Three Items about the Dead

Whose Bones Are Those?

The Halloween news rush brought item about a new unit established at an Oxford college to perform cross-disciplinary investigations of religious relics

In what is thought to be the first research body of its type in the world, the unit, based in Keble College, will bring together experts in radiocarbon dating, genetics, osteology —the study of bones — chemistry, geography and archaeology with leading authorities in ancient Greek and Hebrew, Byzantine studies, ecclesiastical history and theology.

I am not sure what tone to take with this — not my saints after all — and it really does not matter to me if the skull of St. Cuthbert or whatever turns out to be someone else. One on level, this is interesting archaeology. On another, it feels like a re-run of the 16th century — the “stripping of the altars” and all that — but with “functional” science (instead of Protestantism) taking on “superstitious” religion (instead of Catholicism).

So why now? Is there a culture war motive, with “leading authorities in . . . . theology” participating in the disenchantment of the world? On the other hand, they hint that they may have found John the Baptist.

Four Scary Places

Still thinking about the dead? So are the editors at Indian Country Today, which ran this piece titled ” Get Spooked! 4 Scary Places to Visit This – or Any – Halloween,” on Friday last.

Halloween is the holiday when we face fear and get right in the face of the supernatural. Children wear costumes and adults seek out opportunities to confront the unknown or, some would say, the misunderstood. In that spirit, we offer four places you can go to laugh at your deepest anxieties. Or scream.

But why would you scream? Read it and find out.

Beads of copal (Wikimedia Commons).

Paganism at the Public Library

If I had time to drive over to Pueblo, Colo., today, I could view the winners of the public library’s Día de los muertos altar contest. Unfortunately, they were supposed to be set up at 1 p.m., so set-up is in progress as I write, with winners announced at 3:30 p.m.—and everything dismantled by 4:30.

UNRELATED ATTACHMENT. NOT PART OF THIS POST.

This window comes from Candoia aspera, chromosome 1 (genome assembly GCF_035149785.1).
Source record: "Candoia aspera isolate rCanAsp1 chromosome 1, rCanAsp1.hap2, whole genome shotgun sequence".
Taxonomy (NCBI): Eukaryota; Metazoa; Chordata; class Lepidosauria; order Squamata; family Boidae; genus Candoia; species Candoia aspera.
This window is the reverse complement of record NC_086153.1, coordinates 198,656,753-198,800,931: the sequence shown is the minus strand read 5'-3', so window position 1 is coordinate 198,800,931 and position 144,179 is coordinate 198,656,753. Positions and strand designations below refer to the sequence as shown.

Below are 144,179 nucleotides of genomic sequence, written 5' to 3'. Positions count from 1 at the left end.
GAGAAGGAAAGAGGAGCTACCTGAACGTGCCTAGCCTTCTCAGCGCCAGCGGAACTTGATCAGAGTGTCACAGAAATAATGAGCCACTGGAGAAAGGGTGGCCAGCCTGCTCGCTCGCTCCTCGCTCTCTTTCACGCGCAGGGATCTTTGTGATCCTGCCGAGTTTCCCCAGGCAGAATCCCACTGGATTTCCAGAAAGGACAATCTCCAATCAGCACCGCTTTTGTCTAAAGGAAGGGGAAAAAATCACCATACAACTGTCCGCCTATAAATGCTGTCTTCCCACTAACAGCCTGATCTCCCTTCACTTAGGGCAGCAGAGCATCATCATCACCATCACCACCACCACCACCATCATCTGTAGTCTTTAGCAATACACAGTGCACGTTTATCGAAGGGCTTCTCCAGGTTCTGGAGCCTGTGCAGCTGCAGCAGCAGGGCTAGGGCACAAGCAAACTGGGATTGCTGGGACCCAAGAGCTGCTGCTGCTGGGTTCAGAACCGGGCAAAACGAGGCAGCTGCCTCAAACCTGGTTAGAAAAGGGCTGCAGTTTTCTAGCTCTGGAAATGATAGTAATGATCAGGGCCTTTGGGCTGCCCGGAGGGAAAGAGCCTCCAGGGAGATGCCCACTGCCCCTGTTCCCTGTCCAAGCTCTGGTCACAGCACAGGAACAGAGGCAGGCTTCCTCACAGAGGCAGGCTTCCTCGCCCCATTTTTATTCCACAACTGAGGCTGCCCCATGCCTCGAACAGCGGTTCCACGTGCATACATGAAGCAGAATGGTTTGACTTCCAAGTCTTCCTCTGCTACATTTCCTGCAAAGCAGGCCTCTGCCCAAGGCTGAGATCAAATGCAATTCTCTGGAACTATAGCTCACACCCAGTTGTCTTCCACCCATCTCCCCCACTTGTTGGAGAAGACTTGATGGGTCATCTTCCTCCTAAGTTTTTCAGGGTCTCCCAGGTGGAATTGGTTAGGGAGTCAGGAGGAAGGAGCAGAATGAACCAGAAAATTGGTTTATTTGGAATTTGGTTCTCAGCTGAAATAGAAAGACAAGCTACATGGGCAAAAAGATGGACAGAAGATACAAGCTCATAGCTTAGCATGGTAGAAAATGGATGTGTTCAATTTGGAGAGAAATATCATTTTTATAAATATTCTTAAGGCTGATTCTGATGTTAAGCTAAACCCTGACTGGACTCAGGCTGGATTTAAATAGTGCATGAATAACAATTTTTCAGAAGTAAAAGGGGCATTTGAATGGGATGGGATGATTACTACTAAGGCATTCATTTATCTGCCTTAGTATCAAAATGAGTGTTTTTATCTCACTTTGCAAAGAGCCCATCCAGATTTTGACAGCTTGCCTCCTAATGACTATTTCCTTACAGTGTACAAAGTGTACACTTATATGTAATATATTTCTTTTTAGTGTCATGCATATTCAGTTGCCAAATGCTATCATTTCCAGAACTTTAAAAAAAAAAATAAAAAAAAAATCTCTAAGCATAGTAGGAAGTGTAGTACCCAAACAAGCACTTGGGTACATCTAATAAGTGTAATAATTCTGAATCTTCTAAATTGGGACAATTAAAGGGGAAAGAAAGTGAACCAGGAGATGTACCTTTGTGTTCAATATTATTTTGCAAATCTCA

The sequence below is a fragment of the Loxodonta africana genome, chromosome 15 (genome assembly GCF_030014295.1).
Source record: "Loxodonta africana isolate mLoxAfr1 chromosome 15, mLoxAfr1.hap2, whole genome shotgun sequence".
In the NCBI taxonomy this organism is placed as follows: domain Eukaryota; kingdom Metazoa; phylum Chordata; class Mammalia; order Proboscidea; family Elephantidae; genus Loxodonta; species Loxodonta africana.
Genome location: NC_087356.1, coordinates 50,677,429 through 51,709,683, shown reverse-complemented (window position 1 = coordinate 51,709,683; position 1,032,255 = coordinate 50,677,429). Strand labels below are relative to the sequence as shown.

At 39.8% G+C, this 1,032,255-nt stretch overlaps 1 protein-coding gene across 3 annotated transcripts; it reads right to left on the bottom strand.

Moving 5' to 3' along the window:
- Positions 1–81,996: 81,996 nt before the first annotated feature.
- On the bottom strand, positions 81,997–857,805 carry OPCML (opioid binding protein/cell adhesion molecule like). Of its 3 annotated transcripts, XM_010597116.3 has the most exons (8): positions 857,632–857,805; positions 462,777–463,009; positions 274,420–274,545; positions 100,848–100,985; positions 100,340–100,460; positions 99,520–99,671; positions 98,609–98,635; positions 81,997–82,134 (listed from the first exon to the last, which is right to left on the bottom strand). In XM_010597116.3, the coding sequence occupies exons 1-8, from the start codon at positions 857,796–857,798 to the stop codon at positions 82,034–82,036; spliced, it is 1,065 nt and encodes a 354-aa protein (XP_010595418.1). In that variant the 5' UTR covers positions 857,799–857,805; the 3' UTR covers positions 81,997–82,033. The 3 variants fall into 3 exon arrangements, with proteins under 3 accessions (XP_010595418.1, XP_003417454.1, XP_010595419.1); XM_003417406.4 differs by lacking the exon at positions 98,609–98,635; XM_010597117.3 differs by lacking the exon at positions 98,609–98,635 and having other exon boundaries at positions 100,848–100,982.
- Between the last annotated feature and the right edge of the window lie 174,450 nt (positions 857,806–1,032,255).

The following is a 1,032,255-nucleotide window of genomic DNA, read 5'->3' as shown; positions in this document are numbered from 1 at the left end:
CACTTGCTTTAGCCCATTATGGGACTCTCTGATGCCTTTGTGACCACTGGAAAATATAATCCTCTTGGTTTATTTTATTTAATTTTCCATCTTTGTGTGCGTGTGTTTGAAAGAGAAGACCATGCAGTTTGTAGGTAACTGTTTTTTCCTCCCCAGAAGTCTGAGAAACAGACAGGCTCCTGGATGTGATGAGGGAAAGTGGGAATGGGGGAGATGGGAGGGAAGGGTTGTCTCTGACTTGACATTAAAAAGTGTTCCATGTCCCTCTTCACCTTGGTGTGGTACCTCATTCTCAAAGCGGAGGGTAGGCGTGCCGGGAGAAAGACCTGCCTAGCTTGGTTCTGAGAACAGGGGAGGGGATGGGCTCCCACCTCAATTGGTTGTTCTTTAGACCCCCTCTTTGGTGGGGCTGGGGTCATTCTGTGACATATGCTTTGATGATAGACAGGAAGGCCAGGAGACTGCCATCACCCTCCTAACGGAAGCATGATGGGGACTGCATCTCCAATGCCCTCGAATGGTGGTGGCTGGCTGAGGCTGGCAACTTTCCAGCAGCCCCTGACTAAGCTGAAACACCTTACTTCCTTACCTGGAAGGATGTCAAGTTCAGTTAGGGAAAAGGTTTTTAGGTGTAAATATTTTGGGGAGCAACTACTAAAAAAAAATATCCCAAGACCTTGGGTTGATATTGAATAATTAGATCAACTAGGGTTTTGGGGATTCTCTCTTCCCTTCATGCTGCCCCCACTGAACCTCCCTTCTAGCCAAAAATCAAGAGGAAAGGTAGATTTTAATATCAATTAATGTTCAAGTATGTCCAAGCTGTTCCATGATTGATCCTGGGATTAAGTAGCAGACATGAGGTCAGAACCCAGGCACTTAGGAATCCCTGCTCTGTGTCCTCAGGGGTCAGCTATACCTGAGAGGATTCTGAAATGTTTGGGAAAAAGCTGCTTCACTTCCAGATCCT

The entry form states,”Altars judged on overall appearance, originality, and creativity reference [sic] to traditions of Día de los Muertos.” Battery-operated candles only, please.

The instruction sheet goes on to tell you that you may commemorate “ancestors past, celebritys [sic] or beloved pets.” So maybe Vlad the Impaler could count as a celebrity, as he did at the university on the mesa in 2007?

As I wrote in 2011, I am sensing some tension between people who want the altars to be done only in some correct Mexican-ish manner, and those wanting to take the tradition in new directions.

The instructions are quite specific as to how you are supposed to represent Earth, Wind, Water, and Fire, and of course copal incense (not burning, though) is recommended. (I like copal too.)

So I regret that I cannot see these altars, but I appreciate that the library is teaching an effectively Pagan tradition. My gardening priestess, however, wants me to haul a big round of bale of spoiled hay from a neighbor’s ranch for winter mulch this afternoon, however. That’s another Samhain ritual.

6 thoughts on “Three Items about the Dead

  1. Medeina Ragana

    With regard to Dia de los Muertos, found this article which I thought was very interesting: